Kayt Sukel, a single mother in Texas, wrote an open letter to her baby son Chet about a controversial political action she recently took regarding birth control, despite cautionary advice from her mother that it would be “impolite” and her child miight someday read all about it. It involved a satirical piece she wrote about the potential use of aspirin as a contraceptive. Author of the recent book, “Dirty Minds: How Our Brains Influence Love, Sex and Relationships,” Kayt explains here why she assumed her self-avowedly “impolite” stance against what she calls Republican attacks on birth control. “It’s important to me,’ she writes to her son, “that you grow up thinking of women not as fragile creatures that need to be patronized or protected (as sluts or angels, so to speak), but as equals who should have the right to their own power and freedoms.” http://www.xojane.com/issues/open-letter-my-son

Roxana Soto wrote a letter to her five-year-old daughter, who has asthma, about her own efforts to save the environment. “You’re still too young to understand the perilous state of our planet,” she writes.” Roxana admits being embarrassed about doing little to improve matters until recently. Now she has joined an organization to fight against Congressional action to weaken laws that safeguard clean air and water. “I know you have no idea what I’m talking about,” she writes, “but one day you will.” http://www.care2.com/greenliving/a-letter-to-my-children.html

Dispatches: The Mortality Effect

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Time is on our side, at least for now. But here’s a fact that life – and especially parenthood – tends to drive home: someday we’re all going to die. We start to calculate how many days we’ve already used and estimate how many we may have left. We feel a sudden need to get our affairs in order, clear our consciences, and generally lay the groundwork for posterity. In short, if our own mortality is staring us in the face, we stare right back. And so we write a letter to our kids.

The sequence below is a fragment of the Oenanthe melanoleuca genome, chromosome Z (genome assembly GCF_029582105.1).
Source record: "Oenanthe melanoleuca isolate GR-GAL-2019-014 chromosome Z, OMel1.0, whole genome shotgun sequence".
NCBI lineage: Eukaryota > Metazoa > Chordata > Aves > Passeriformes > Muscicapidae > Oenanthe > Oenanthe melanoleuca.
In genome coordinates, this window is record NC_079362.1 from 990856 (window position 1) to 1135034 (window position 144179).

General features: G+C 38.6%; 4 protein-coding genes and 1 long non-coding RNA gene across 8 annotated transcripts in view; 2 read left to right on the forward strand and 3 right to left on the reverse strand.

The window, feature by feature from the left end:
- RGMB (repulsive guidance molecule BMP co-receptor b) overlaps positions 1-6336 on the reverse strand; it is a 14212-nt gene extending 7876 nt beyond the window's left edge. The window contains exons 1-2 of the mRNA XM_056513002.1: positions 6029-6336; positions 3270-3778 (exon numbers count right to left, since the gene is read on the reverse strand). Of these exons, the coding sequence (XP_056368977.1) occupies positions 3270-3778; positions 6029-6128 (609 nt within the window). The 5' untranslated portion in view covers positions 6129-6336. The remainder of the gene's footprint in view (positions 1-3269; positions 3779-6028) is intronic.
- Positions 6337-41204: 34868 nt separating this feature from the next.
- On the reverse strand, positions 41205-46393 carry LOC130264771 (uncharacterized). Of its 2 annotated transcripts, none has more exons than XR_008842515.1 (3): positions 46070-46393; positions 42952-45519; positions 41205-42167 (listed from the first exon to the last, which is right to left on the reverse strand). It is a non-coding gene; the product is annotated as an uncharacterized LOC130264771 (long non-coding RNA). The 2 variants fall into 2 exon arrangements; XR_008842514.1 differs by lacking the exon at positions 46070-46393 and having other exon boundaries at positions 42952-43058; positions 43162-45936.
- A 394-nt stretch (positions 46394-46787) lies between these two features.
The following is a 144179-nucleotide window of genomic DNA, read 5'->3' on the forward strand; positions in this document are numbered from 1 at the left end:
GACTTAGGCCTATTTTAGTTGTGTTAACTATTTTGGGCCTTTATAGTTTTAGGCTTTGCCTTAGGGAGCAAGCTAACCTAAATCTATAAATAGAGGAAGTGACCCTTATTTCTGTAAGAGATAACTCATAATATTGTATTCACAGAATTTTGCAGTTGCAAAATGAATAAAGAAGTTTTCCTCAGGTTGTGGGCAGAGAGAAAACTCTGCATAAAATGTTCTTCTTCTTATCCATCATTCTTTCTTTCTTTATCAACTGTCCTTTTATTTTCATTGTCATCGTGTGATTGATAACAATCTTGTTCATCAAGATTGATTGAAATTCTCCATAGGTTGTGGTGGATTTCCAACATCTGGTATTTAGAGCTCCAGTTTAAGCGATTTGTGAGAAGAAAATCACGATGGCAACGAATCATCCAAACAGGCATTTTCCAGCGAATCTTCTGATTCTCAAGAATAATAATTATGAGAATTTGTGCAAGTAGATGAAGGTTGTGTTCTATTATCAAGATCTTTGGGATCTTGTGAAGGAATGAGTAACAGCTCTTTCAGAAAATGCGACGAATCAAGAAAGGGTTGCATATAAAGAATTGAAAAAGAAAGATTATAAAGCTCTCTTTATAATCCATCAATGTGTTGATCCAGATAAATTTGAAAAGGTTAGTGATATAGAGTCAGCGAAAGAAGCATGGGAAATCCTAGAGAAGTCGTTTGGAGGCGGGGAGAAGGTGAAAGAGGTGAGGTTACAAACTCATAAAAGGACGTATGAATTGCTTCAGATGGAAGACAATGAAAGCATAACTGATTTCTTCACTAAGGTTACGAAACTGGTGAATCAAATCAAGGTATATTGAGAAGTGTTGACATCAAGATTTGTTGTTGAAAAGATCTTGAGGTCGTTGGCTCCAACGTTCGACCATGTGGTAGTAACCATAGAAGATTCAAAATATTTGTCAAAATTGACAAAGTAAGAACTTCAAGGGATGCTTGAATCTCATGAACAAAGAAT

Velinda Peyton of Los Angeles decided the night before undergoing surgery that threatened to end her life almost 20 years ago that she should write letters to her children. “If I died in surgery, I would never have had the chance to say goodbye to my children.” Only recently has Velinda compiled the letters in a book, “This River Called Life: A Letter To My Children.” She reflects on her difficult childhood – how, for example, her father abducted her and her brother, only for her mother to hire a private detective who luckily found both. http://velindapeyton.com/my-book/

Tim Lott of the United Kingdom decided to write an open letter in The Guardian to his children. His reason: why wait until he’s on his deathbed to do so. “I should write a letter to my children before I go,” he writes. Besides, “I can never get my four daughters to listen to me on such matters without sniggering. So I’m going to write it down instead.”Here Tim takes the opportunity to dole out advice about how to make time count. “The present is all you’ve ever got . . . Living is tricky, everything is a guess . . . Be strong but be flexible.” He concludes with a lesson he learned regarding fatherhood about why sometimes “being wrong is fine.” http://www.guardian.co.uk/lifeandstyle/2012/jul/14/tim-lott-company-of-women-letter

P.S. – please see part 2 tomorrow.

Dispatches: The Mortality Effect (part 2)

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Time is on our side, at least for now. But here’s a fact that life – and especially parenthood – tends to drive home: someday we’re all going to die. We start to calculate how many days we’ve already used and estimate how many we may have left. We feel a sudden need to get our affairs in order, clear our consciences, and generally lay the groundwork for posterity. In short, if our mortality is staring us in the face, we stare right back. And so we write a letter to our kids.